My vote is that it’s a value trap.
Life is too short for cheap beer and wine.

Gregmal

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Re: SPG- Simon Property Group
« Reply #2 on: January 27, 2020, 04:05:05 PM »
I dont think everything is going to turn into a bowling alley. There is a clear difference between dust bowl locations with 60% occupancy rates and failing anchors, and top tier locations in high traffic corridors centered around bustling communities and work/residential facilities. Mid-high 90's occupancy rates with the type of tenant diversification SPG has speaks for itself.

Retailers will not all go online and call it a day. They won't all just go sell on Amazon either. If a physical store makes money, they have little to no reason to shut it down. If anything that approach is counter productive. A lot of retailers still make money, you're just seeing a transition period where the mid tier down to the bottom, who lose money get killed. The rest will adjust and rents will have to rerate. But at the same time, much of this has been taking place for years already. As has been noted on some of the calls, if anything, the push out of B and C creates more demand for prime space in A.

Anyone thinking this space is just going to evaporate needs to go check out the new mega mall at the Meadowlands.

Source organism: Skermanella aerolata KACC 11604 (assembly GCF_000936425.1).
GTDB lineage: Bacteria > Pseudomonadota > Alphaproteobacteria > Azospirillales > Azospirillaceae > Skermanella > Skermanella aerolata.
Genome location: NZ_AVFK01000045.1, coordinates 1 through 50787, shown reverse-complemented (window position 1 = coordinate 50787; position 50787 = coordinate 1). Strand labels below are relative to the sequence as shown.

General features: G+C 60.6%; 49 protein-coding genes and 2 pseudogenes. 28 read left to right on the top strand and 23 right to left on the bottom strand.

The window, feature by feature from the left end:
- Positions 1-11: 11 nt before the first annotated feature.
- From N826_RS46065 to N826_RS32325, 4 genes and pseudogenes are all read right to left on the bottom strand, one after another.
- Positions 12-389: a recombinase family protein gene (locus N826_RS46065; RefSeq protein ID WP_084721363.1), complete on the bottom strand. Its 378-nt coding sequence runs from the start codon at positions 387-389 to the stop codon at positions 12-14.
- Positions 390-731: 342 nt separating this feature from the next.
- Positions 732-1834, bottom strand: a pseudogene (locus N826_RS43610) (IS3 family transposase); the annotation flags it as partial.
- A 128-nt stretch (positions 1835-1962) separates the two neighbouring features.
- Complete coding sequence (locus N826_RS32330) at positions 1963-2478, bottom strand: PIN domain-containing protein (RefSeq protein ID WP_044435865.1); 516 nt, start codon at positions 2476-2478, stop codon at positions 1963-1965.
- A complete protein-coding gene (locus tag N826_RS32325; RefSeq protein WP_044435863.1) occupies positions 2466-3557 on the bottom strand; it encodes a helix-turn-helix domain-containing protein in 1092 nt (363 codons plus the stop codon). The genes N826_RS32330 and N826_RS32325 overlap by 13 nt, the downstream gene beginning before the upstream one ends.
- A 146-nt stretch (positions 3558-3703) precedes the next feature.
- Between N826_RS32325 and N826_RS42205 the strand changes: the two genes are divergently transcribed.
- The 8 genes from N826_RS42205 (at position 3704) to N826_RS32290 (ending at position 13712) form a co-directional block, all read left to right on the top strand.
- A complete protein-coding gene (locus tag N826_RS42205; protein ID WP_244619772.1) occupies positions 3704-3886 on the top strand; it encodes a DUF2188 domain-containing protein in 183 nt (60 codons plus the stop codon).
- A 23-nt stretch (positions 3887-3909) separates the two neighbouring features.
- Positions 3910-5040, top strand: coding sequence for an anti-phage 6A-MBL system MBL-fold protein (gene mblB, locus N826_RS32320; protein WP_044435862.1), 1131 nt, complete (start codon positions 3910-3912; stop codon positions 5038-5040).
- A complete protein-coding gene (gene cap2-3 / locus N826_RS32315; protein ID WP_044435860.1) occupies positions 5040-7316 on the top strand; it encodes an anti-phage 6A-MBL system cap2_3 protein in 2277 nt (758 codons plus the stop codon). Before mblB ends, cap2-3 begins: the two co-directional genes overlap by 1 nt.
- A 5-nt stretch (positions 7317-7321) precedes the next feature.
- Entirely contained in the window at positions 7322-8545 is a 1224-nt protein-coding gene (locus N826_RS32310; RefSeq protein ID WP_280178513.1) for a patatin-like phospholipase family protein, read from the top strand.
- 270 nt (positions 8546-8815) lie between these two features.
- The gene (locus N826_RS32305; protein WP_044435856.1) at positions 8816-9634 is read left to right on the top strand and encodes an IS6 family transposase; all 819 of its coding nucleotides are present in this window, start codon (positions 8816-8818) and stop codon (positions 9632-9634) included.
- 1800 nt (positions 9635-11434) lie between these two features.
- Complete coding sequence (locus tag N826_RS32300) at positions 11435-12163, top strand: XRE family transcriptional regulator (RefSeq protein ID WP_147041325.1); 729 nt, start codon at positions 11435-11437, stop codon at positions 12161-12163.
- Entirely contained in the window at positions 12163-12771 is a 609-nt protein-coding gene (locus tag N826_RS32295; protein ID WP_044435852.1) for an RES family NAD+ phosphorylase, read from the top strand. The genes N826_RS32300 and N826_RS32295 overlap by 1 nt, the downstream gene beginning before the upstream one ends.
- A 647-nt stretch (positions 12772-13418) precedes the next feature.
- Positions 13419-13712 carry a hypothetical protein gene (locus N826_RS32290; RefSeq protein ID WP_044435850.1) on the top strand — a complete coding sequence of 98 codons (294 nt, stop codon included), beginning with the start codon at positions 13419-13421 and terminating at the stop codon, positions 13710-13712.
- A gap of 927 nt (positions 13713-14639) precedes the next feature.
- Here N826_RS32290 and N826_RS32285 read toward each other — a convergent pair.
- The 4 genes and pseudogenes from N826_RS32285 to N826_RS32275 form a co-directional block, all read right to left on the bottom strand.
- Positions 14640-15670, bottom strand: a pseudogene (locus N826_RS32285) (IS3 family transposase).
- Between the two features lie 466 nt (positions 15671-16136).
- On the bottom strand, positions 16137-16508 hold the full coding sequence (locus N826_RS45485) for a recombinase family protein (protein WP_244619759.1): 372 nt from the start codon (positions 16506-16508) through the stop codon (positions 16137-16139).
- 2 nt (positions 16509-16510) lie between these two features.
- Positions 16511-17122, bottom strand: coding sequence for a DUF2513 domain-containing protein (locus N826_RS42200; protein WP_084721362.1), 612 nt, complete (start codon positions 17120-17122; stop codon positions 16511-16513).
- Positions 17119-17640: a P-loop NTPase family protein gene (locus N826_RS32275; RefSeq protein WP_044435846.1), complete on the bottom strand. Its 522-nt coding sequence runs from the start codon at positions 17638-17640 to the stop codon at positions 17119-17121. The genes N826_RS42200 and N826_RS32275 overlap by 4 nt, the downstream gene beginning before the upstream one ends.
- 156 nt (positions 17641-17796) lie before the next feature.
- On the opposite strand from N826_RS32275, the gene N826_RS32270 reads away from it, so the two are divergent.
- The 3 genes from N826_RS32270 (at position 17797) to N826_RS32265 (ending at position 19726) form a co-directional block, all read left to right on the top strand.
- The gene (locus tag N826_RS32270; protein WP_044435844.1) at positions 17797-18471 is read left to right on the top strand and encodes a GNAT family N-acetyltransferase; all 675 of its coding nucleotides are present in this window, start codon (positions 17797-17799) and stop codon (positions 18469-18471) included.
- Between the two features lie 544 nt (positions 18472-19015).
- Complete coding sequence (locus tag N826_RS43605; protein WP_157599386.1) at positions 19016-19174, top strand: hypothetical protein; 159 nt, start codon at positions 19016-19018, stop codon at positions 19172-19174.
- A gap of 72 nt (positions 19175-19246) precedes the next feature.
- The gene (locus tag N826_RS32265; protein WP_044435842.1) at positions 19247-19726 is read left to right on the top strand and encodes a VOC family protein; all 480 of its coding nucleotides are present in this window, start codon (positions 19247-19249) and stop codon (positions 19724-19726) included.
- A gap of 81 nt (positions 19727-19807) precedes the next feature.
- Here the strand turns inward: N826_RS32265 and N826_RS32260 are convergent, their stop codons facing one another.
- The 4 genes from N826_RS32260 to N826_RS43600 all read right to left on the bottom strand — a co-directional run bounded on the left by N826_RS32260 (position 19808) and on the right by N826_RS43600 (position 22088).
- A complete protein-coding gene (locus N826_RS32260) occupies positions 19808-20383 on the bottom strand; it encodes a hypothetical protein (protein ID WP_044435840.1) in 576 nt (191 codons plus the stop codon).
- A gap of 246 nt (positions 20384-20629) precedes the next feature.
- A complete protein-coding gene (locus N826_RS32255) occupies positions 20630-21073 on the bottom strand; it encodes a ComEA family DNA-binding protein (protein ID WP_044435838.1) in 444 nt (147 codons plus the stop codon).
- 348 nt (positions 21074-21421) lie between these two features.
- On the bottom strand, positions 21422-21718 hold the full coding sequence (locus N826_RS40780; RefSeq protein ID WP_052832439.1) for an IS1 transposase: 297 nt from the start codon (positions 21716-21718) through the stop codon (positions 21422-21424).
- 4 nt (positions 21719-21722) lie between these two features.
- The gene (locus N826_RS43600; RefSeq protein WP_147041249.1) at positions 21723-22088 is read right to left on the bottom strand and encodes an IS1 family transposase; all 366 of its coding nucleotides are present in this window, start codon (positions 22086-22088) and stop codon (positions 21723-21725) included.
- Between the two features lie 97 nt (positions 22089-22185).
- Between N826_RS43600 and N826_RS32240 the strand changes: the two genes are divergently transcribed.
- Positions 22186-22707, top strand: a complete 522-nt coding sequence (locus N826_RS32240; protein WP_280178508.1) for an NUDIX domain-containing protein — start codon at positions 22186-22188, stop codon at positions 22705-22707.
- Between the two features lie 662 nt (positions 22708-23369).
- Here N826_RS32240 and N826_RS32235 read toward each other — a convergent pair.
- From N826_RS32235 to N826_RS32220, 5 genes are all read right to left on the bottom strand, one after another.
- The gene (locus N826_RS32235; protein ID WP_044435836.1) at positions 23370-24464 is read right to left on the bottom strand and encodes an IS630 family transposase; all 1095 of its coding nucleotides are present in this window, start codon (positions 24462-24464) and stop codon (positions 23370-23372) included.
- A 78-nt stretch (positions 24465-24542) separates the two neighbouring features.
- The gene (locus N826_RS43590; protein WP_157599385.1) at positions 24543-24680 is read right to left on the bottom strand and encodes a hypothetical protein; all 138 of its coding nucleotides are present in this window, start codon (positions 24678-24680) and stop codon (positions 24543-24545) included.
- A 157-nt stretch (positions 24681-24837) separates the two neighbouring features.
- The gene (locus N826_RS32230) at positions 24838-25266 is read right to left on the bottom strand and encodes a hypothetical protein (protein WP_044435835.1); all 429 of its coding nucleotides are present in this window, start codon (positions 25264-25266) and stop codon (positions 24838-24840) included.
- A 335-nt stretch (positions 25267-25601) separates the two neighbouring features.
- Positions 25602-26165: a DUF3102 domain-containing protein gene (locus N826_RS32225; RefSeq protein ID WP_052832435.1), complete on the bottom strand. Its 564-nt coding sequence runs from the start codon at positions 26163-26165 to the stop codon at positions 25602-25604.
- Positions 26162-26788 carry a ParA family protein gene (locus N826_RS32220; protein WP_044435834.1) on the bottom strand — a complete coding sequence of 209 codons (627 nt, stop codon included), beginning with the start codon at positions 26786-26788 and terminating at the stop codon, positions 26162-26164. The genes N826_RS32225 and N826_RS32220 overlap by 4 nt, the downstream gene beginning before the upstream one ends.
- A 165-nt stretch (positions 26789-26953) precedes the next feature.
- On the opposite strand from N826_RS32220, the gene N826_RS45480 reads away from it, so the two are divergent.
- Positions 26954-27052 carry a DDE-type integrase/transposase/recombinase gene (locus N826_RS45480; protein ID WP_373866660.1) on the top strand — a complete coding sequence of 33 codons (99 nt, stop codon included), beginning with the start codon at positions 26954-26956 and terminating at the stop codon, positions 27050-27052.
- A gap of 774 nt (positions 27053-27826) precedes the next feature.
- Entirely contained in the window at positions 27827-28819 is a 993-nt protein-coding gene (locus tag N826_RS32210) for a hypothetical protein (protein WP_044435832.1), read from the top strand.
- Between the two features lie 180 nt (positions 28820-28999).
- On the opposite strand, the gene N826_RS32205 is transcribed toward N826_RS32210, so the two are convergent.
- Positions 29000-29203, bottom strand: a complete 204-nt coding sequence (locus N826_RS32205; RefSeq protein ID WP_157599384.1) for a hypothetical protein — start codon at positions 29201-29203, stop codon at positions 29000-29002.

People love the SRG's and the HHCs of the world, but frankly, IMO SPG has those same type of opportunities available to it, with a better management team, and lower cost of capital. They have plenty of levers to pull, and at the current valuation really dont need much of anything to go wonderfully right.

I'd also add, that due to Simons market position and expertise, it is possible for most mall companies to fail and still have this thing standing tall. Not to mention that there has been some activity in the space; COBF favorite Brookfield has been making moves here for a few years now. Which is not to say I wholeheartedly agree with them, but I do think some smart folks see avenues to reposition this space, and the narrative that basically every player here will be wiped out is bogus. Simon is hands down the best, and from these levels, should be A-OK if not better.

« Last Edit: January 27, 2020, 04:18:57 PM by Gregmal »

cherzeca

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Re: SPG- Simon Property Group
« Reply #3 on: January 27, 2020, 05:08:40 PM »
6 year low.

BG2008

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Re: SPG- Simon Property Group
« Reply #4 on: January 28, 2020, 07:45:49 AM »
If anyone want my unsolicited opinion, well too late.